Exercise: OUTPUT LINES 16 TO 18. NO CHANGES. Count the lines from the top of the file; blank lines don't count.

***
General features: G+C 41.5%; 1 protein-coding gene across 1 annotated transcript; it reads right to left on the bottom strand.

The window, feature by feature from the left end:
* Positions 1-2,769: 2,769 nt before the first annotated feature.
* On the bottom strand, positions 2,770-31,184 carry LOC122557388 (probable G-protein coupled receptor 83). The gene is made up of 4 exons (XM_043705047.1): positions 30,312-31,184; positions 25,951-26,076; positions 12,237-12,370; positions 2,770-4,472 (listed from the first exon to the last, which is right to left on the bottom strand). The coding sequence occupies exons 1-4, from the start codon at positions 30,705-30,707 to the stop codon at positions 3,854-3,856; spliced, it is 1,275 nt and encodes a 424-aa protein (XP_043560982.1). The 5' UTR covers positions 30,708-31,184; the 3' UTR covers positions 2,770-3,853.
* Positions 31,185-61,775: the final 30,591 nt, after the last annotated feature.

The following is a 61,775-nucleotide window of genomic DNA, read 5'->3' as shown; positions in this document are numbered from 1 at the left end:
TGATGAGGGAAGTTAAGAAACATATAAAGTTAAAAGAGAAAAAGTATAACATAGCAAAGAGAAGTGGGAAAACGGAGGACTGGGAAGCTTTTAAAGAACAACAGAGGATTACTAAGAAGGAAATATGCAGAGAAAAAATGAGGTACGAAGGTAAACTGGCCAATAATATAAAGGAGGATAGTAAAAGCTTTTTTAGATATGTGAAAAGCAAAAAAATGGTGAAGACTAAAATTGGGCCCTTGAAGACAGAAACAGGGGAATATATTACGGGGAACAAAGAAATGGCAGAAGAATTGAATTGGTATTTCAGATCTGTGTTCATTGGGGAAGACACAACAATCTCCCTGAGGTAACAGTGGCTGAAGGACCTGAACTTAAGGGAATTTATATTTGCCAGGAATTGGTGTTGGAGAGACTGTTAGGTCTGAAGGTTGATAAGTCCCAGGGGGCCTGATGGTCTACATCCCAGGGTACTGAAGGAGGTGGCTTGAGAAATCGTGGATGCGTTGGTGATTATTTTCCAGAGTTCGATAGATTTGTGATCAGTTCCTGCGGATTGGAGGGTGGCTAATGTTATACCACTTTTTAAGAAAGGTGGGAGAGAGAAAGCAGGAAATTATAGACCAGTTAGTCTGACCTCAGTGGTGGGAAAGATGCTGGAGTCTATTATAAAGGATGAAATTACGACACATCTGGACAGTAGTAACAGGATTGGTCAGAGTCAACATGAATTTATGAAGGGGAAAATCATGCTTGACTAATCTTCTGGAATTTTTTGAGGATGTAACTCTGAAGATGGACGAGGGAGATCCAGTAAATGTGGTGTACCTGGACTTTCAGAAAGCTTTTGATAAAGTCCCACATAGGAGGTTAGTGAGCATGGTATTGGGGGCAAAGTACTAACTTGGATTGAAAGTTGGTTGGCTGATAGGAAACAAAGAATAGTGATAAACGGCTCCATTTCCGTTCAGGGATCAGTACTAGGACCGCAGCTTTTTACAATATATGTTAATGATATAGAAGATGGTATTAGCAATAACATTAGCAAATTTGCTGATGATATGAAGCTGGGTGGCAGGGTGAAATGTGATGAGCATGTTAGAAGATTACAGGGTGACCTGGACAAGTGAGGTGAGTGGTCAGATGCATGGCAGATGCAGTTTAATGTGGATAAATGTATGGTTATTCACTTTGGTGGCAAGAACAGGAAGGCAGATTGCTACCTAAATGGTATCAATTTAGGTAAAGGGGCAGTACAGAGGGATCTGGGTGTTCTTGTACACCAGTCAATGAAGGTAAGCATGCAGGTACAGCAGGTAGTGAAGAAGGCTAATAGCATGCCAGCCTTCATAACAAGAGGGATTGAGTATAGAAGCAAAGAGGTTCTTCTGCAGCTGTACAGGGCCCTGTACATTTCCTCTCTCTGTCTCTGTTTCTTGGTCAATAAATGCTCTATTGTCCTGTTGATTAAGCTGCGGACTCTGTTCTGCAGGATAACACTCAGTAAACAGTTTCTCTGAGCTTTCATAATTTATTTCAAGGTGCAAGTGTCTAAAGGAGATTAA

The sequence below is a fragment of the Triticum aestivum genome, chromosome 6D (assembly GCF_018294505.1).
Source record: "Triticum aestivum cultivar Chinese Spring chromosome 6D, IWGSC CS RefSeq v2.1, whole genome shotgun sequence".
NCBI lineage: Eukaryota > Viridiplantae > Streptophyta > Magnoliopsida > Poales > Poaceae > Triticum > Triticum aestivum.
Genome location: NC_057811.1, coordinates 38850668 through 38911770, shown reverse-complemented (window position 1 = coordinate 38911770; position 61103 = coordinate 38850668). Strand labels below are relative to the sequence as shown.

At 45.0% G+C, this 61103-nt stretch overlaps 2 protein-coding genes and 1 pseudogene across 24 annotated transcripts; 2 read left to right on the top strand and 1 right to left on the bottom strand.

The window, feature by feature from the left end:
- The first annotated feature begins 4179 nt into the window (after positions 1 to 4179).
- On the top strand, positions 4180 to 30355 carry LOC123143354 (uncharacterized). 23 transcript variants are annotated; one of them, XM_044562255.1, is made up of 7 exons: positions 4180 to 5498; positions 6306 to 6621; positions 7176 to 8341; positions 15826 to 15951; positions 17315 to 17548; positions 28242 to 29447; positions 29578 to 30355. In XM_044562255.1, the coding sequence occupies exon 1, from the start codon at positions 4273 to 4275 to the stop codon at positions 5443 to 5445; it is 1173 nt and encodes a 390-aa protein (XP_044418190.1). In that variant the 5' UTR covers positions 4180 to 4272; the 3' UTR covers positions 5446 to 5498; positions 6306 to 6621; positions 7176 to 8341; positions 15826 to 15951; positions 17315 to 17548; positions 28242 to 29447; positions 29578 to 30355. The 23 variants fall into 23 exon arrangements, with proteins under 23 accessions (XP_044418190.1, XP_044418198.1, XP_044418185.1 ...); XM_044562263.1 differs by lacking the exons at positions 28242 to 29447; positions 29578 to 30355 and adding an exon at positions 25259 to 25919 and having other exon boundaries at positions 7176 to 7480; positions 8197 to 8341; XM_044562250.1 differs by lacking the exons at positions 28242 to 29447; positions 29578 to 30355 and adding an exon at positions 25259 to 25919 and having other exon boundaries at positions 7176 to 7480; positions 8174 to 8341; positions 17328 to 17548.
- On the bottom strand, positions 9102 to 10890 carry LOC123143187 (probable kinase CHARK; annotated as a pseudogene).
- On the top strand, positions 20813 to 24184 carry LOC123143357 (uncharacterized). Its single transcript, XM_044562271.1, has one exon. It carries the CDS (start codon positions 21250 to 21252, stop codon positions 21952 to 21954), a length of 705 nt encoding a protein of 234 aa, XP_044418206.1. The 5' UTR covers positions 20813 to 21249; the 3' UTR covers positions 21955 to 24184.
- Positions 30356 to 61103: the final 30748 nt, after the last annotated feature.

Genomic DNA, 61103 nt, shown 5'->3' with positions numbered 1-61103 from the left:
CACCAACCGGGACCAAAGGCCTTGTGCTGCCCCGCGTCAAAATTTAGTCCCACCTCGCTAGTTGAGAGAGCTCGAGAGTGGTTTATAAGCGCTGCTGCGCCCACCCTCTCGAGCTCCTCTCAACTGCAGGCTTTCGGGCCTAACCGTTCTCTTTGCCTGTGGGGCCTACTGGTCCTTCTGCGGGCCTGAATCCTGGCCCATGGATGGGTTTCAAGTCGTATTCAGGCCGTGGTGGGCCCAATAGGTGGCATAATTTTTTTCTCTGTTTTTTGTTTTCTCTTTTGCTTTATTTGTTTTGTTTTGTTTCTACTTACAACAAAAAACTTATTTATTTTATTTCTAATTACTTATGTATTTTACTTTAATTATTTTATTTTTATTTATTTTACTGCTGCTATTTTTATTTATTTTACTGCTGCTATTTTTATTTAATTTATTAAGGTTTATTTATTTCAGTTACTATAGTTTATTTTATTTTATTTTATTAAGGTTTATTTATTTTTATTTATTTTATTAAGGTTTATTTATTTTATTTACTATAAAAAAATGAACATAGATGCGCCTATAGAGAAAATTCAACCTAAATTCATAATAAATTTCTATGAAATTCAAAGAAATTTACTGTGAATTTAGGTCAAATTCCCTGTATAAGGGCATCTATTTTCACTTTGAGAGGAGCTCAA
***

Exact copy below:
- On the bottom strand, positions 9102 to 10890 carry LOC123143187 (probable kinase CHARK; annotated as a pseudogene).
- On the top strand, positions 20813 to 24184 carry LOC123143357 (uncharacterized). Its single transcript, XM_044562271.1, has one exon. It carries the CDS (start codon positions 21250 to 21252, stop codon positions 21952 to 21954), a length of 705 nt encoding a protein of 234 aa, XP_044418206.1. The 5' UTR covers positions 20813 to 21249; the 3' UTR covers positions 21955 to 24184.
- Positions 30356 to 61103: the final 30748 nt, after the last annotated feature.